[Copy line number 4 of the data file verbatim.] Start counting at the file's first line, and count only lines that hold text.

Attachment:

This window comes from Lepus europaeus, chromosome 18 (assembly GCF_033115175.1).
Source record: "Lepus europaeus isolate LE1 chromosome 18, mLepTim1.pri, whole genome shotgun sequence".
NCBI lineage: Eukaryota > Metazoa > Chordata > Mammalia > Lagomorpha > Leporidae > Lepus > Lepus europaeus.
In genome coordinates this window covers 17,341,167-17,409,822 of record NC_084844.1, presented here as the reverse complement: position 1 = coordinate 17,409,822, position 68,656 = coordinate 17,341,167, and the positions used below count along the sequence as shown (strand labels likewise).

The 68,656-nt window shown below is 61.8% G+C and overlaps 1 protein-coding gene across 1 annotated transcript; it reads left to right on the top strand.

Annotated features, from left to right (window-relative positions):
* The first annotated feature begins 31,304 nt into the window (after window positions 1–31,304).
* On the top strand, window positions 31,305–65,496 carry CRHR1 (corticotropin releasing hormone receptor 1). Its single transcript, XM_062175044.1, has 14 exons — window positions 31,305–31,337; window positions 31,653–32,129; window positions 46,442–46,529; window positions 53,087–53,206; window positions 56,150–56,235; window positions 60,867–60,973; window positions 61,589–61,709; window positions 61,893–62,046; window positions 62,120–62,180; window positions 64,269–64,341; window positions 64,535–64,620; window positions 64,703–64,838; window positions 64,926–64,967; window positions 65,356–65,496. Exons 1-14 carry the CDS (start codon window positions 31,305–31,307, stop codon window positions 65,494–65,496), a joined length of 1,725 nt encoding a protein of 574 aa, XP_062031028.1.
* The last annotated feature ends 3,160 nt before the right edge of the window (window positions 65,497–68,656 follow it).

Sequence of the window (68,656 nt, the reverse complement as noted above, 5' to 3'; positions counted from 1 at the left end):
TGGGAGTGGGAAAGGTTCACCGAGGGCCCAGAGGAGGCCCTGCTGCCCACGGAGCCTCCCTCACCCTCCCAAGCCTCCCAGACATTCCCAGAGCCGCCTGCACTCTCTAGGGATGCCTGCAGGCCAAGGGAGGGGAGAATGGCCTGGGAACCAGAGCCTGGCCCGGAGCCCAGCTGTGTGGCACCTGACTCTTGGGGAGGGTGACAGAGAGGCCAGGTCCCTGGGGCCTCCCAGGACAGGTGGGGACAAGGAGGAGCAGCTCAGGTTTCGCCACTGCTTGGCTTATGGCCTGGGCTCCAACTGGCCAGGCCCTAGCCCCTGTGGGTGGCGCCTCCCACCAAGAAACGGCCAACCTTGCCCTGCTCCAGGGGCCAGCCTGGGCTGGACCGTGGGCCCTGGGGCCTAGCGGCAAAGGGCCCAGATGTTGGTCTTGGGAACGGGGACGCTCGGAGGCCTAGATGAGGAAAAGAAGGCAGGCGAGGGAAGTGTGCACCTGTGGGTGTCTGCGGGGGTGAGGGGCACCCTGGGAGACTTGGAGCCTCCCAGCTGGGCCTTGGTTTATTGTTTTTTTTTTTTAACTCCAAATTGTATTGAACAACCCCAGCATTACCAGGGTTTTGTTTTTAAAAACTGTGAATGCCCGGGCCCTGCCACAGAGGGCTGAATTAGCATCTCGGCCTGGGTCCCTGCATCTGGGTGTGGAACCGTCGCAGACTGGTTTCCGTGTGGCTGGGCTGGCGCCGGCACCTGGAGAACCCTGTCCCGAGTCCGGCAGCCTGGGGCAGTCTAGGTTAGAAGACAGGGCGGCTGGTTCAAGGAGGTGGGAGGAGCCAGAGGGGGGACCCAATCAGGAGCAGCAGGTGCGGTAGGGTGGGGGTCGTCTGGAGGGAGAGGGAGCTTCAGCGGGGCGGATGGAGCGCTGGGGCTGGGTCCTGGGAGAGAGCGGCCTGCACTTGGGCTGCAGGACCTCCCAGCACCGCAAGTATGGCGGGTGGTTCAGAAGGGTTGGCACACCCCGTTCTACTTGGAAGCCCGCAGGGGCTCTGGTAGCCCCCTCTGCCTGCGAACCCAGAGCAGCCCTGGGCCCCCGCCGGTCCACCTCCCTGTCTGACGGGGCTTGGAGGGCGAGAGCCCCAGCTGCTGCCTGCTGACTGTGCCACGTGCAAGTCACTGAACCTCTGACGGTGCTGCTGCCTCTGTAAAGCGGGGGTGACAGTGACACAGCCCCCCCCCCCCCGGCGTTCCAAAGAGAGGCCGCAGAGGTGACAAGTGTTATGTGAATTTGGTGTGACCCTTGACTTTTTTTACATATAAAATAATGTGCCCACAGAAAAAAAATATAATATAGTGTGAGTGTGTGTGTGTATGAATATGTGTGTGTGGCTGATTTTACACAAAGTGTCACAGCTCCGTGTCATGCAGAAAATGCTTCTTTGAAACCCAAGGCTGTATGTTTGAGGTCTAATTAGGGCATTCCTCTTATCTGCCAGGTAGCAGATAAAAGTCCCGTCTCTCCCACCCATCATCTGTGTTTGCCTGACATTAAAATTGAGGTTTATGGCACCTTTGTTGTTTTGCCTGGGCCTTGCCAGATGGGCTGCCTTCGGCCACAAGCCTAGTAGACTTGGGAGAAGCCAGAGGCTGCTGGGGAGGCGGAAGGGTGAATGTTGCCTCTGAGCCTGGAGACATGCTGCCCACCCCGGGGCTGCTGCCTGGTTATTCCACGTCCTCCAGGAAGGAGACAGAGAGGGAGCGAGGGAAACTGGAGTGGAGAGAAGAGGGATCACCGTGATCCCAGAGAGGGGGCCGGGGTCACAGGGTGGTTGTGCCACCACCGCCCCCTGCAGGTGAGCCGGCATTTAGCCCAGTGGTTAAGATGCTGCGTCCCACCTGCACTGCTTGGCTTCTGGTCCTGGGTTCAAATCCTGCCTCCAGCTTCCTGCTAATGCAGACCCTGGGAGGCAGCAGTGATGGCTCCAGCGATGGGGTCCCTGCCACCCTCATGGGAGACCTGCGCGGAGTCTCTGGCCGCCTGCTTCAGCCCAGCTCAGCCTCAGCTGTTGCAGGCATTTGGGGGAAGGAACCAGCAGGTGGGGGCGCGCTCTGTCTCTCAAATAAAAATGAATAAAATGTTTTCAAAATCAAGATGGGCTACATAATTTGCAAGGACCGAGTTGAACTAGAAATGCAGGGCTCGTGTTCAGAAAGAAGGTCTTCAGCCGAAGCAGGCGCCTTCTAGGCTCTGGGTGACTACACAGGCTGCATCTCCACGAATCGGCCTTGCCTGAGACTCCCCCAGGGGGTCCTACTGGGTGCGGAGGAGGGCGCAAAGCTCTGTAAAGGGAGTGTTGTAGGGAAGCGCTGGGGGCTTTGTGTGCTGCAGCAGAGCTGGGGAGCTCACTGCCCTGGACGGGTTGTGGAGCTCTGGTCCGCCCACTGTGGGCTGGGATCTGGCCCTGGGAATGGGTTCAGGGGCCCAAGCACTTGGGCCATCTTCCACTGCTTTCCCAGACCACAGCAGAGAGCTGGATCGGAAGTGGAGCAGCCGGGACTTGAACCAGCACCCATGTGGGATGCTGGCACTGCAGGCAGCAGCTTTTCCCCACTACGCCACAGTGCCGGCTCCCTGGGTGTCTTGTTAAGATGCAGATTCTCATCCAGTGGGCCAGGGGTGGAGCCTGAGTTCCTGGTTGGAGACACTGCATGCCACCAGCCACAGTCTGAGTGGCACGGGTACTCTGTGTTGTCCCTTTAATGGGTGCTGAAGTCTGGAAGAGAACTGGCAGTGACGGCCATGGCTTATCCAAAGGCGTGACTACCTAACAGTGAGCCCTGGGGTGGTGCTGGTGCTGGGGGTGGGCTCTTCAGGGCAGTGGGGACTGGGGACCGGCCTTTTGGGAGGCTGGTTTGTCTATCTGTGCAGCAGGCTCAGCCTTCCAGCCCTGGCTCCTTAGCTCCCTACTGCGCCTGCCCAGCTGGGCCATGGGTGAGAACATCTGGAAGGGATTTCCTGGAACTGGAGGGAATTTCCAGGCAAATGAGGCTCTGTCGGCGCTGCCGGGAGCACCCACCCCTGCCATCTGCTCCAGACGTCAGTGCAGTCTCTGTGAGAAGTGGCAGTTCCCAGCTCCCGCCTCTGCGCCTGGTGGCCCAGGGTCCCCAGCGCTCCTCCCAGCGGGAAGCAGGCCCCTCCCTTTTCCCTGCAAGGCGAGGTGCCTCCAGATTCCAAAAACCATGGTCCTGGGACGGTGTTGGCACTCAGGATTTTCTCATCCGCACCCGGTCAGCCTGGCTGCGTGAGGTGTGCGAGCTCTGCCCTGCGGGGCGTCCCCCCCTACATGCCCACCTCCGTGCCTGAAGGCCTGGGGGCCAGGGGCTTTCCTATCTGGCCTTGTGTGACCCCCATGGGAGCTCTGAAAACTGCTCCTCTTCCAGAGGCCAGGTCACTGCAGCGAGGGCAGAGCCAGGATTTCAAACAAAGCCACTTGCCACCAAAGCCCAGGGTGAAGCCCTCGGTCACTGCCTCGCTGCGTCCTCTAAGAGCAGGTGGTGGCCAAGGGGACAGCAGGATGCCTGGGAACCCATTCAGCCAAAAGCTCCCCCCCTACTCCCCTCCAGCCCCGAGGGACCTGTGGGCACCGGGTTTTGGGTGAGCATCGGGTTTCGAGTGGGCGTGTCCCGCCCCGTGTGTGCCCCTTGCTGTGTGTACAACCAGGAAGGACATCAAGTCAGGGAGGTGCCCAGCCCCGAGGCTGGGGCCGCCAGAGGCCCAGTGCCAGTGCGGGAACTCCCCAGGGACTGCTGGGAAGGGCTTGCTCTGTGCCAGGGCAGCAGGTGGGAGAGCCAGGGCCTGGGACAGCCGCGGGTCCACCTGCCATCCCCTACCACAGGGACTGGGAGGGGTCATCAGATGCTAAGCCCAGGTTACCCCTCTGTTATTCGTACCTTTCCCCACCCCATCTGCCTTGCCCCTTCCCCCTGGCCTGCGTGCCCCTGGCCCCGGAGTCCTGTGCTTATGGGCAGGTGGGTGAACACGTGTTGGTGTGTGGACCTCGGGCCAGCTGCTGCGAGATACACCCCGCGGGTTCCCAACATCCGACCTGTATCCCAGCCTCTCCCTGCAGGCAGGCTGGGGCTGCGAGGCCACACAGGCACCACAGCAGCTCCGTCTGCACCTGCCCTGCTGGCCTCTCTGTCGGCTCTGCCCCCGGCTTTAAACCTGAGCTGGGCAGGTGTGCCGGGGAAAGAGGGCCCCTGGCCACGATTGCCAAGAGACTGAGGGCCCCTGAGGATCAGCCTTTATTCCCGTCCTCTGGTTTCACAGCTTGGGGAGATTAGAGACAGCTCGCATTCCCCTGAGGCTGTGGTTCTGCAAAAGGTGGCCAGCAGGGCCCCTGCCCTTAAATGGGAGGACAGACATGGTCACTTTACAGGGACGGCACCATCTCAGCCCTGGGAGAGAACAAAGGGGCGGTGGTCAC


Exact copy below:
In genome coordinates this window covers 17,341,167-17,409,822 of record NC_084844.1, presented here as the reverse complement: position 1 = coordinate 17,409,822, position 68,656 = coordinate 17,341,167, and the positions used below count along the sequence as shown (strand labels likewise).